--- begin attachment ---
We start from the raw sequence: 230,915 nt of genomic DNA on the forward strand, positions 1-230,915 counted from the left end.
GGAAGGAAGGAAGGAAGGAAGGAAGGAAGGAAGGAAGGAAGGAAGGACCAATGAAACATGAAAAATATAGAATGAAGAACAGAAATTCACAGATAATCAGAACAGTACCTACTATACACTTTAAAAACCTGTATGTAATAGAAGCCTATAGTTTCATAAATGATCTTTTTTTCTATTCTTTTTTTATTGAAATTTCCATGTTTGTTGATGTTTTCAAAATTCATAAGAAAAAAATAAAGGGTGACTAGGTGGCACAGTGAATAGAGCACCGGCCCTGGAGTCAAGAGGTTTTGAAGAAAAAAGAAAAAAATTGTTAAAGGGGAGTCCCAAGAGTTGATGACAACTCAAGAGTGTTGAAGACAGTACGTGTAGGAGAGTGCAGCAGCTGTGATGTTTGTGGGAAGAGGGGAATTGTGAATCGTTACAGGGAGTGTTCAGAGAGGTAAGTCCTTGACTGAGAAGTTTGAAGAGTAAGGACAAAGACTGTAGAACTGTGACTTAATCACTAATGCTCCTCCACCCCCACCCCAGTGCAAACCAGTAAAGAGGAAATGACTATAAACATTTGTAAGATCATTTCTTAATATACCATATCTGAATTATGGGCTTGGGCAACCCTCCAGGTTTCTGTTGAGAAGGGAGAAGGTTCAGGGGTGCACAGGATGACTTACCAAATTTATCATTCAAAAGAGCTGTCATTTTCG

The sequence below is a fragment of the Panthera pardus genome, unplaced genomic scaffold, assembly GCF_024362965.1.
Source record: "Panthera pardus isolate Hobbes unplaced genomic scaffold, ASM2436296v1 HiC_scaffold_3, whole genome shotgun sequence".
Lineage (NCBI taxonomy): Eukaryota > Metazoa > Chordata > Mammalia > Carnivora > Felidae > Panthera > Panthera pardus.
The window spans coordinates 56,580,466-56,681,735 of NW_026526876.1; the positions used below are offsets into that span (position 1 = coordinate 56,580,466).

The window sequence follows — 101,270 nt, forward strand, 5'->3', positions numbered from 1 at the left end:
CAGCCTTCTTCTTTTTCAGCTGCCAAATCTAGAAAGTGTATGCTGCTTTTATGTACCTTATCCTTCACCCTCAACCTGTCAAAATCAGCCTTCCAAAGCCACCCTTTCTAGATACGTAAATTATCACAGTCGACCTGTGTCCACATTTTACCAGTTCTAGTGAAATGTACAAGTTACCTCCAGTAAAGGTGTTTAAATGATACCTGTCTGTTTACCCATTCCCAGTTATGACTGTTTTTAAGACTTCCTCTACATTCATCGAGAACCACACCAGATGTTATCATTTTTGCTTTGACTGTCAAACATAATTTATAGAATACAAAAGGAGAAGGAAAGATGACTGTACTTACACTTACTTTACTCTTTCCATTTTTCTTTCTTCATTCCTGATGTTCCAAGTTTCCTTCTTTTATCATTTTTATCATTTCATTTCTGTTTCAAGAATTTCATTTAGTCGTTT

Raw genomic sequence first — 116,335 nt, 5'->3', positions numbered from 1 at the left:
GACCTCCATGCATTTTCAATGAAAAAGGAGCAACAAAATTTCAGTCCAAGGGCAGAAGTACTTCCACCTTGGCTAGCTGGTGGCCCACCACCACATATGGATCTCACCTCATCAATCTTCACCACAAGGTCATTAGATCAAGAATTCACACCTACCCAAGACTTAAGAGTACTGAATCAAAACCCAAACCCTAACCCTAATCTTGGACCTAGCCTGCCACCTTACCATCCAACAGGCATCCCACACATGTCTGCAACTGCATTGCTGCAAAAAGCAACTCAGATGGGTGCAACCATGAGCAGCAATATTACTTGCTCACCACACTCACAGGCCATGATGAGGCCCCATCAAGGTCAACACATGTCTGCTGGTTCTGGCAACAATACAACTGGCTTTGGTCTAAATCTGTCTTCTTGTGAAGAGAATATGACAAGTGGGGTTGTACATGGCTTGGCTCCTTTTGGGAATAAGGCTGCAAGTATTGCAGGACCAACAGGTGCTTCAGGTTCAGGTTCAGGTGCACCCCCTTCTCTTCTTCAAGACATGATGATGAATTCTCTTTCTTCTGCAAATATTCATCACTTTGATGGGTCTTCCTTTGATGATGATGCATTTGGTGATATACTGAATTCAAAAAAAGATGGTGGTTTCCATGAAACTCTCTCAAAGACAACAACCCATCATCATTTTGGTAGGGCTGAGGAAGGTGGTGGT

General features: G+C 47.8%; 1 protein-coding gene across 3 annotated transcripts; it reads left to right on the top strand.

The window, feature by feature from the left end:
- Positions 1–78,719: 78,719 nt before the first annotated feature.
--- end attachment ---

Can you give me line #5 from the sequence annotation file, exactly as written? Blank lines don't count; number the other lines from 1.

Lineage (NCBI taxonomy): Eukaryota > Metazoa > Chordata > Mammalia > Carnivora > Felidae > Panthera > Panthera pardus.